- “Just one in six households think that economic growth has had a positive impact on their standard of living so the challenge for the chancellor over the coming months will be to ensure that the growth in the economy gets through to peoples’ pockets.”
Alexander Jackman, head of policy at the Forum of Private Business:
- “There are some positive measures in today’s speech to help reduce the costs of doing business. With fuel duty frozen, £1,000 rebate on business rates and a subsidy on employing young people, there are measures worth thousands to small businesses. Within a time of constrained budgets, it’s good to see the chancellor has listened to the concerns of small businesses around rising costs.
- “Of course there are other issues not addressed directly today, but upon which work is ongoing. Top amongst these is energy prices. We are working hard to ensure members benefit from any reining back of green taxation.”
John Allan, national chairman, Federation of Small Businesses:
- “Today’s autumn statement represents steady progress, with a range of announcements that address members’ concerns in the cost of doing business, with action on business rates and confirmation that next year’s fuel duty rise will be cancelled.
- “The statement is a sobering reminder about the scale of the deficit the country faces and the tough choices which need to be made. We therefore welcome the use of what spare resources the chancellor could find to focus tax cuts on encouraging firms to take on younger workers, which must be an overriding priority.”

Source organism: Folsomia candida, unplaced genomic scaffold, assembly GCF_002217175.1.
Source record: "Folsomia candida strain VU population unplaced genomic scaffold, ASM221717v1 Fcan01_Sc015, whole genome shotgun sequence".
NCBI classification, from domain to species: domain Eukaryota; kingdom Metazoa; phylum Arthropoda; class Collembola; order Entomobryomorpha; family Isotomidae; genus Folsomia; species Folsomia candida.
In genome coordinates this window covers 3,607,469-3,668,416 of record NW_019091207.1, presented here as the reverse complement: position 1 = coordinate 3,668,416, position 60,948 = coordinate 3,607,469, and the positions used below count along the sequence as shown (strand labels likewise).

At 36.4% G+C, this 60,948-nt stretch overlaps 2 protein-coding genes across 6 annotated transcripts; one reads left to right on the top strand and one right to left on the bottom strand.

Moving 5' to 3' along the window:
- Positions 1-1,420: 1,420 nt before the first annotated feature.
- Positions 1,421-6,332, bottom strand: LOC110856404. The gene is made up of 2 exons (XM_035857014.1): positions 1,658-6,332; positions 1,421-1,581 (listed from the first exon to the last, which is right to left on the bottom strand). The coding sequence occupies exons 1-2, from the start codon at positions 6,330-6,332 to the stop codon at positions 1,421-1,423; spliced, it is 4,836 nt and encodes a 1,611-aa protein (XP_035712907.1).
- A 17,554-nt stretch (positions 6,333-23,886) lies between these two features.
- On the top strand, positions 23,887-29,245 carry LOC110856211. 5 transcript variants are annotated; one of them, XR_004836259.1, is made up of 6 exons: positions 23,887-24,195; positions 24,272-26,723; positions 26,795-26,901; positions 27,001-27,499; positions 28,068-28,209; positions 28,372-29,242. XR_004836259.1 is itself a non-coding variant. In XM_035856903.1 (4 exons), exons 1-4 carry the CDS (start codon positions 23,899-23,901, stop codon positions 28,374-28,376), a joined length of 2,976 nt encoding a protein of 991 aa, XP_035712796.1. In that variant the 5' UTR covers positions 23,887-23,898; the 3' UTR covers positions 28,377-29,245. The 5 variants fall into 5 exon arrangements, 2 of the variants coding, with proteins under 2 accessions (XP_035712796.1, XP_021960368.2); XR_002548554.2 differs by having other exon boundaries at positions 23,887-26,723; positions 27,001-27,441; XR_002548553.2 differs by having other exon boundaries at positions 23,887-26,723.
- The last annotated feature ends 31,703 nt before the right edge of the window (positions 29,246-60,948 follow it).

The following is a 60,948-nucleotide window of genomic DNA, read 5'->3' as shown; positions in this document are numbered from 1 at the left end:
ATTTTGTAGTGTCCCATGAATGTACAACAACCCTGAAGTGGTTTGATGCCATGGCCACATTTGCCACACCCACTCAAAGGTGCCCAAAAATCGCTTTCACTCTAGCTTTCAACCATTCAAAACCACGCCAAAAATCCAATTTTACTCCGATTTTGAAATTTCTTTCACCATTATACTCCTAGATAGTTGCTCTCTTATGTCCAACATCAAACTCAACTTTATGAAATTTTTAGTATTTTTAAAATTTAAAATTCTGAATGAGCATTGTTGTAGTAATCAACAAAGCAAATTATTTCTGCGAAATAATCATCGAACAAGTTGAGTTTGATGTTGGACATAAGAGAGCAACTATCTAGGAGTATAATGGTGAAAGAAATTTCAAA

Matthew Clark, PwC assurance senior associate:
- “The chancellor is proposing to introduce a new registration scheme for alcohol wholesalers to tighten control of the supply chain. According to the Treasury, 7% of UK alcohol is sold with no duty. The Treasury believe this measure will raise revenue of more than £200M per year.
- “We don’t have the details of how the scheme will work yet, but the key issue is that the level of penalties under the regime need to be set at the right level to discourage smuggling of this kind. A fraudster can benefit by £80,000 – £120,000 in unpaid alcohol duty for the sale of a single HGV load of illicit booze. If the penalties are set too low they will be seen as part of the cost of doing business rather than acting to stop the trade.
- “Care must be taken to make sure that the regime doesn’t capture legitimate businesses.”
Phil Bicknell, NFU chief economist:
- “The NFU believes that several of the announcements made in the Autumn Statement could have a positive effect on farming. Moves to freeze fuel duty rises and extend small business rate relief in addition to the previously announced employment allowance could all play a part in helping farming’s profitability in the future.
- “But there is also a missed opportunity here. Long-term demand for food is growing and we’ve got a natural advantage when it comes to some farming systems. But agriculture is a sector where incomes tend to be volatile from year to year, and the past 12–18 months have proven that. Such volatility isn’t conducive for long-term investment in farming infrastructure, so it’s frustrating that we’re not seeing consideration of fiscal measures that incentivise SMEs [small- to medium-sized enterprises] like farmers to develop long term strategies and make consistent investment in their businesses.”